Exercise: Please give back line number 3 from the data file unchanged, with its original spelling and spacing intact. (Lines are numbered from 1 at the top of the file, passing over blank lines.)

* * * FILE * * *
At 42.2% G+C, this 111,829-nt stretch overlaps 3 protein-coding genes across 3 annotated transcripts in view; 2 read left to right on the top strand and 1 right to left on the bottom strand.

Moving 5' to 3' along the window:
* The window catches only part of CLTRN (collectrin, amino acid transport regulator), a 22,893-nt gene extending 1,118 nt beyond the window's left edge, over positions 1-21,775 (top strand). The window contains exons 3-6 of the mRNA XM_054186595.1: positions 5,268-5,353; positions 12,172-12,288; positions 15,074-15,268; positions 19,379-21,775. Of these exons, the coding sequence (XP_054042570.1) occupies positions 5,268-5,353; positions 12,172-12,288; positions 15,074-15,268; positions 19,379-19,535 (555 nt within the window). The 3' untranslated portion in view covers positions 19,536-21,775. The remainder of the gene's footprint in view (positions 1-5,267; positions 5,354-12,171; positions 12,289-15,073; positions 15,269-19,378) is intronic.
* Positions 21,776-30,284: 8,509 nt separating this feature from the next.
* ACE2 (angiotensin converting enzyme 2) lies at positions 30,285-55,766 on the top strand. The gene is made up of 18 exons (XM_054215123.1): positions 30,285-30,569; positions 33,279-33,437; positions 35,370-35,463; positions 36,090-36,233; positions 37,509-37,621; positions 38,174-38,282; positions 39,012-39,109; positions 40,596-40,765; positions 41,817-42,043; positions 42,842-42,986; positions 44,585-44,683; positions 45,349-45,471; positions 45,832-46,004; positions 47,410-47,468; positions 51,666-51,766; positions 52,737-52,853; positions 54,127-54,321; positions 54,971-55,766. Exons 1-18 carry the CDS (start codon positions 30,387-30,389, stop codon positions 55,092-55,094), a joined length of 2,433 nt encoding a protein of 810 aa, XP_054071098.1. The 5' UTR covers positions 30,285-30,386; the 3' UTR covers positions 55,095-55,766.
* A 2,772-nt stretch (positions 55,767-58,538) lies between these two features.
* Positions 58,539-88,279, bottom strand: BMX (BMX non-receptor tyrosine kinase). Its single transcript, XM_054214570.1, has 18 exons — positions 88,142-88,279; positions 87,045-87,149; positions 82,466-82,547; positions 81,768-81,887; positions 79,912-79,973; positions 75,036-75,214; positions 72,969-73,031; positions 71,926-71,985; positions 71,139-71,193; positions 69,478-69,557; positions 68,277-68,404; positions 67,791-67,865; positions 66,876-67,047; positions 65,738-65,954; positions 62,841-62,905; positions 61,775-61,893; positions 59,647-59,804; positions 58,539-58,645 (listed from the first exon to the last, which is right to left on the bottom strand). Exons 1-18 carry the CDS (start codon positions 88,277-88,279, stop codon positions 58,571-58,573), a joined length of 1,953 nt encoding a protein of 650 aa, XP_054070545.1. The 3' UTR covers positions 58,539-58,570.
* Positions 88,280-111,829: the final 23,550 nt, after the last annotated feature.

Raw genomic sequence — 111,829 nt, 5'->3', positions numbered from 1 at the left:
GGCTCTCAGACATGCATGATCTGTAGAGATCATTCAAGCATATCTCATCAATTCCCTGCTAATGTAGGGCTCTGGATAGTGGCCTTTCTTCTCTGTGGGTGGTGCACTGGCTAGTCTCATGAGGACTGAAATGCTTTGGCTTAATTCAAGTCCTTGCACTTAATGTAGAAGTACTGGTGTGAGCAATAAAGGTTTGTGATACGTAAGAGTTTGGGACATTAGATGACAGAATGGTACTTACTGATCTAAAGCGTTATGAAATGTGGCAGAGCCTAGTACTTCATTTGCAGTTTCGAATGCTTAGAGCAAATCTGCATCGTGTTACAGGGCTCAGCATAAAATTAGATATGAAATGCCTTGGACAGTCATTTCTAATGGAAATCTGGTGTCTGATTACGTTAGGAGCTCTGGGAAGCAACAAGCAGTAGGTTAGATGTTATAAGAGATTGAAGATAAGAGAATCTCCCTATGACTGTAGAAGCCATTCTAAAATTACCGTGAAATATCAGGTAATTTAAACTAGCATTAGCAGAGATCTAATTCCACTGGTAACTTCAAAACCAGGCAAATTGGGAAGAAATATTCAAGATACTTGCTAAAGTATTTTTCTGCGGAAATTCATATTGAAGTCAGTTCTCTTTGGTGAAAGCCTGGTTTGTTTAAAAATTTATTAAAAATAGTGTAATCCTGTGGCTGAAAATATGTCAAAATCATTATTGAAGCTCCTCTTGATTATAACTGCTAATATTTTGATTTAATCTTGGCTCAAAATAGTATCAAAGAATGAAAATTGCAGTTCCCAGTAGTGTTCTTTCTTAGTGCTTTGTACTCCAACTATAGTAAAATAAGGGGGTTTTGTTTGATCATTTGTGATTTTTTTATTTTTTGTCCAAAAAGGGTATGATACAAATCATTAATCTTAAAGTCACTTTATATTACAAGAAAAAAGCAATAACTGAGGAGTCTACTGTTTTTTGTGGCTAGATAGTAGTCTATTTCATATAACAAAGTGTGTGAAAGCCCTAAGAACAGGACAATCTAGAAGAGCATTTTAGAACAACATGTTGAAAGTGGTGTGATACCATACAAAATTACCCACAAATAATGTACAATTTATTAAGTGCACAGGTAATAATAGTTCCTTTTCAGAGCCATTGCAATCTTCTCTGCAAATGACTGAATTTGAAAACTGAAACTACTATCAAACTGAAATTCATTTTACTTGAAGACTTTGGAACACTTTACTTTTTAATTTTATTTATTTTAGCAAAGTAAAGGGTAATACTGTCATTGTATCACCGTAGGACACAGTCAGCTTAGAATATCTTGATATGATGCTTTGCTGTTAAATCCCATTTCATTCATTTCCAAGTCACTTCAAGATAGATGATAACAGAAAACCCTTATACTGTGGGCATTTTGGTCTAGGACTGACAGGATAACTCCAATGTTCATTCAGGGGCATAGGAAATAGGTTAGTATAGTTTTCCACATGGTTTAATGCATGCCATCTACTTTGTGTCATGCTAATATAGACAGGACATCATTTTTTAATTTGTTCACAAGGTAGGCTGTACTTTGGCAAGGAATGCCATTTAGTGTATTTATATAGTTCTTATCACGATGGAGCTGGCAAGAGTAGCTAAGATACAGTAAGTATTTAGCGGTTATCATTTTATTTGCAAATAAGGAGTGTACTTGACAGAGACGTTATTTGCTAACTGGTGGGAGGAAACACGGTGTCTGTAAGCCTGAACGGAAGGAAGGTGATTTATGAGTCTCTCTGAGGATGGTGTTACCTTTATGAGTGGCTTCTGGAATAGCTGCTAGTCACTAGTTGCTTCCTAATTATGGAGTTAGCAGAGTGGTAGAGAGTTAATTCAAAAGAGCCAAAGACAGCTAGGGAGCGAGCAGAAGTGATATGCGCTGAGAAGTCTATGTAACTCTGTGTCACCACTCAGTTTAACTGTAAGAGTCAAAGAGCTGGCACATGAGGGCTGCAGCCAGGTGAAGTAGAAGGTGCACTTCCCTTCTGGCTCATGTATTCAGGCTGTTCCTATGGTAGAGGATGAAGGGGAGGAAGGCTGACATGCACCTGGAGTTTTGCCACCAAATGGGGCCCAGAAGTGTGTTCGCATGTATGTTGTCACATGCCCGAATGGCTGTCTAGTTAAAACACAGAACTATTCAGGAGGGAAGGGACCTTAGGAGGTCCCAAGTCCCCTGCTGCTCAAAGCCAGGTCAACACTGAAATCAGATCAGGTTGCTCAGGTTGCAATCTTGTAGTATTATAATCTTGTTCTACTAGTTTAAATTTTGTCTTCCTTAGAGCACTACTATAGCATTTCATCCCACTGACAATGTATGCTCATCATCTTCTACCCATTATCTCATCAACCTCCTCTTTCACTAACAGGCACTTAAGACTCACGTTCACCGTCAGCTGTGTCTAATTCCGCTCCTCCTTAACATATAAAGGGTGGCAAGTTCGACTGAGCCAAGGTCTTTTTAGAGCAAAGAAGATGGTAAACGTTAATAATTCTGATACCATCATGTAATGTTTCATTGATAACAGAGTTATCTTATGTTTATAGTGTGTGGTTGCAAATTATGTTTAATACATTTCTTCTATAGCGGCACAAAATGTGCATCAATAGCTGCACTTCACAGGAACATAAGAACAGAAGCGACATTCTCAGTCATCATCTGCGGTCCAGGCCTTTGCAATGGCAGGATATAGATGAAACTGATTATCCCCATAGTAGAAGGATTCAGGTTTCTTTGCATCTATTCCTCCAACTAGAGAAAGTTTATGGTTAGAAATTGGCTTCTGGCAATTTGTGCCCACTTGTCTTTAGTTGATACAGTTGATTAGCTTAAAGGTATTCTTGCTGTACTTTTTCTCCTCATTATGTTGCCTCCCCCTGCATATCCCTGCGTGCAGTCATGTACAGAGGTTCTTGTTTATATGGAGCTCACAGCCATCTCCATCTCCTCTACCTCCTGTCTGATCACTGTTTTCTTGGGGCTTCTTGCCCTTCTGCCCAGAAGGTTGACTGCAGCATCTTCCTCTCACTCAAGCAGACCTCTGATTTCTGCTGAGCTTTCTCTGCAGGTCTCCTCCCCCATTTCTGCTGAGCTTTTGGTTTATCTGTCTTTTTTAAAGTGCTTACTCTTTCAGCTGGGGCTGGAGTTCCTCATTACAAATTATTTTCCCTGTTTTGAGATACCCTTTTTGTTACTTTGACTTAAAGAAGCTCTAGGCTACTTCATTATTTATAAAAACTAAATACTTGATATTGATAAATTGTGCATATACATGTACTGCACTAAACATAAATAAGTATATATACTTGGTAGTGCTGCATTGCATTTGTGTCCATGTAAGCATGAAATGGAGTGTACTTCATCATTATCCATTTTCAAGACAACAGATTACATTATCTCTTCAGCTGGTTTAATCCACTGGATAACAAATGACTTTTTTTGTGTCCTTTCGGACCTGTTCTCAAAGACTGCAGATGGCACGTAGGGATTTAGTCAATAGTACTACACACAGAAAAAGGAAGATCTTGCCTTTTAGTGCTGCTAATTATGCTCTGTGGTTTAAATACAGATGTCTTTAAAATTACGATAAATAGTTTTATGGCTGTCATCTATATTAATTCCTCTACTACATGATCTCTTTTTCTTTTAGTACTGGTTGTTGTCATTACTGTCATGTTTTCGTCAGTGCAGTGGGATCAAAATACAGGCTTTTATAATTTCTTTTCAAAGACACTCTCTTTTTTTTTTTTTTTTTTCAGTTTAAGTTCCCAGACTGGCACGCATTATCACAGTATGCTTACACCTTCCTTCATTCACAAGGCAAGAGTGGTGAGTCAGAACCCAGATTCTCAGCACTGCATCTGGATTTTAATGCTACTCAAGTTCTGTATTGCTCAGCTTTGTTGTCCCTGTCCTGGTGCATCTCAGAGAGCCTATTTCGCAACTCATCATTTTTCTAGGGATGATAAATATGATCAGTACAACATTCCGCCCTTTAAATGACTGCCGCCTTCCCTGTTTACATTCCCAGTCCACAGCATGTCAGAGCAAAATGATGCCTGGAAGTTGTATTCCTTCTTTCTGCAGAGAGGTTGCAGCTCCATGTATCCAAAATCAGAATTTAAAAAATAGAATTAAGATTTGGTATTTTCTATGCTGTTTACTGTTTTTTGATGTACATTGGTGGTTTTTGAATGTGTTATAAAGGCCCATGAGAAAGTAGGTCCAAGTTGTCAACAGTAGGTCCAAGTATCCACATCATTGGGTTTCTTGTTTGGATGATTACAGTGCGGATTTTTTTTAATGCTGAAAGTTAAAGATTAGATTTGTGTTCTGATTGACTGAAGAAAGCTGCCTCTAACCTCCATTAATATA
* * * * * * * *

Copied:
* The window catches only part of CLTRN (collectrin, amino acid transport regulator), a 22,893-nt gene extending 1,118 nt beyond the window's left edge, over positions 1-21,775 (top strand). The window contains exons 3-6 of the mRNA XM_054186595.1: positions 5,268-5,353; positions 12,172-12,288; positions 15,074-15,268; positions 19,379-21,775. Of these exons, the coding sequence (XP_054042570.1) occupies positions 5,268-5,353; positions 12,172-12,288; positions 15,074-15,268; positions 19,379-19,535 (555 nt within the window). The 3' untranslated portion in view covers positions 19,536-21,775. The remainder of the gene's footprint in view (positions 1-5,267; positions 5,354-12,171; positions 12,289-15,073; positions 15,269-19,378) is intronic.